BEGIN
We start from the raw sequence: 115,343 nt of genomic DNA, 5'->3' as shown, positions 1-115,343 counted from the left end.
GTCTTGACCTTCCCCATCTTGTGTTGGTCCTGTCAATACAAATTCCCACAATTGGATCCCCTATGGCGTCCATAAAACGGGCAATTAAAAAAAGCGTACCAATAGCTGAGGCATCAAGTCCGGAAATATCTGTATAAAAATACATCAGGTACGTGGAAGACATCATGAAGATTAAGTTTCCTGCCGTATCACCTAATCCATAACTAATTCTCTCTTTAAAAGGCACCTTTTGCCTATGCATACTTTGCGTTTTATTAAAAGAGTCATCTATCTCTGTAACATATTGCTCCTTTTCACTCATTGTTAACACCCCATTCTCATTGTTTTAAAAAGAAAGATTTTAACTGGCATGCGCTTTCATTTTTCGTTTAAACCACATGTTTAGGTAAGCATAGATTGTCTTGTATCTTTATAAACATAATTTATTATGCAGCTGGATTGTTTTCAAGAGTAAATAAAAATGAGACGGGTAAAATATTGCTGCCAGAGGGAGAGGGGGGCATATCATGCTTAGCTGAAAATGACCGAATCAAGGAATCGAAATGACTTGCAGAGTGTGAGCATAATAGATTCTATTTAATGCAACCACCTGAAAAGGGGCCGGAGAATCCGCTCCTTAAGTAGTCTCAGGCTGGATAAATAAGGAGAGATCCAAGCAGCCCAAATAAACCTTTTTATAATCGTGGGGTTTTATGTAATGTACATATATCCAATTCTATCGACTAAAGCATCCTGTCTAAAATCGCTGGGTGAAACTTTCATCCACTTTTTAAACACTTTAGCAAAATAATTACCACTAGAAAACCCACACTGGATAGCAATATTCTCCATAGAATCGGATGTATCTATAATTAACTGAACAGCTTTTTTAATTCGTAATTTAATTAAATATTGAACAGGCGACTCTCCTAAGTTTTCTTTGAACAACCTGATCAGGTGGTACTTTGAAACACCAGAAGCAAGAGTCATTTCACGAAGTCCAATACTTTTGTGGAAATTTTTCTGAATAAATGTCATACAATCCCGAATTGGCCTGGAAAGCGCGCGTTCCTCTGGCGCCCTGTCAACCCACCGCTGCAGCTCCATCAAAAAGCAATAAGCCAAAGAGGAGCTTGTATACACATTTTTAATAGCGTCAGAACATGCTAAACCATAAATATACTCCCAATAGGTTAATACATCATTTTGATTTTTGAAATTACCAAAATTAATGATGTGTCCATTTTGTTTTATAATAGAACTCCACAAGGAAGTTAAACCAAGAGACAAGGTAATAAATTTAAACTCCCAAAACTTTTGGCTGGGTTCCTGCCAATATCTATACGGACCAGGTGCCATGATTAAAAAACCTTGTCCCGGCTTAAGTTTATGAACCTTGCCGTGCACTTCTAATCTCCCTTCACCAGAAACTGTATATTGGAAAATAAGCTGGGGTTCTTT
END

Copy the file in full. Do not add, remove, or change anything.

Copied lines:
We start from the raw sequence: 115,343 nt of genomic DNA, 5'->3' as shown, positions 1-115,343 counted from the left end.
GTCTTGACCTTCCCCATCTTGTGTTGGTCCTGTCAATACAAATTCCCACAATTGGATCCCCTATGGCGTCCATAAAACGGGCAATTAAAAAAAGCGTACCAATAGCTGAGGCATCAAGTCCGGAAATATCTGTATAAAAATACATCAGGTACGTGGAAGACATCATGAAGATTAAGTTTCCTGCCGTATCACCTAATCCATAACTAATTCTCTCTTTAAAAGGCACCTTTTGCCTATGCATACTTTGCGTTTTATTAAAAGAGTCATCTATCTCTGTAACATATTGCTCCTTTTCACTCATTGTTAACACCCCATTCTCATTGTTTTAAAAAGAAAGATTTTAACTGGCATGCGCTTTCATTTTTCGTTTAAACCACATGTTTAGGTAAGCATAGATTGTCTTGTATCTTTATAAACATAATTTATTATGCAGCTGGATTGTTTTCAAGAGTAAATAAAAATGAGACGGGTAAAATATTGCTGCCAGAGGGAGAGGGGGGCATATCATGCTTAGCTGAAAATGACCGAATCAAGGAATCGAAATGACTTGCAGAGTGTGAGCATAATAGATTCTATTTAATGCAACCACCTGAAAAGGGGCCGGAGAATCCGCTCCTTAAGTAGTCTCAGGCTGGATAAATAAGGAGAGATCCAAGCAGCCCAAATAAACCTTTTTATAATCGTGGGGTTTTATGTAATGTACATATATCCAATTCTATCGACTAAAGCATCCTGTCTAAAATCGCTGGGTGAAACTTTCATCCACTTTTTAAACACTTTAGCAAAATAATTACCACTAGAAAACCCACACTGGATAGCAATATTCTCCATAGAATCGGATGTATCTATAATTAACTGAACAGCTTTTTTAATTCGTAATTTAATTAAATATTGAACAGGCGACTCTCCTAAGTTTTCTTTGAACAACCTGATCAGGTGGTACTTTGAAACACCAGAAGCAAGAGTCATTTCACGAAGTCCAATACTTTTGTGGAAATTTTTCTGAATAAATGTCATACAATCCCGAATTGGCCTGGAAAGCGCGCGTTCCTCTGGCGCCCTGTCAACCCACCGCTGCAGCTCCATCAAAAAGCAATAAGCCAAAGAGGAGCTTGTATACACATTTTTAATAGCGTCAGAACATGCTAAACCATAAATATACTCCCAATAGGTTAATACATCATTTTGATTTTTGAAATTACCAAAATTAATGATGTGTCCATTTTGTTTTATAATAGAACTCCACAAGGAAGTTAAACCAAGAGACAAGGTAATAAATTTAAACTCCCAAAACTTTTGGCTGGGTTCCTGCCAATATCTATACGGACCAGGTGCCATGATTAAAAAACCTTGTCCCGGCTTAAGTTTATGAACCTTGCCGTGCACTTCTAATCTCCCTTCACCAGAAACTGTATATTGGAAAATAAGCTGGGGTTCTTT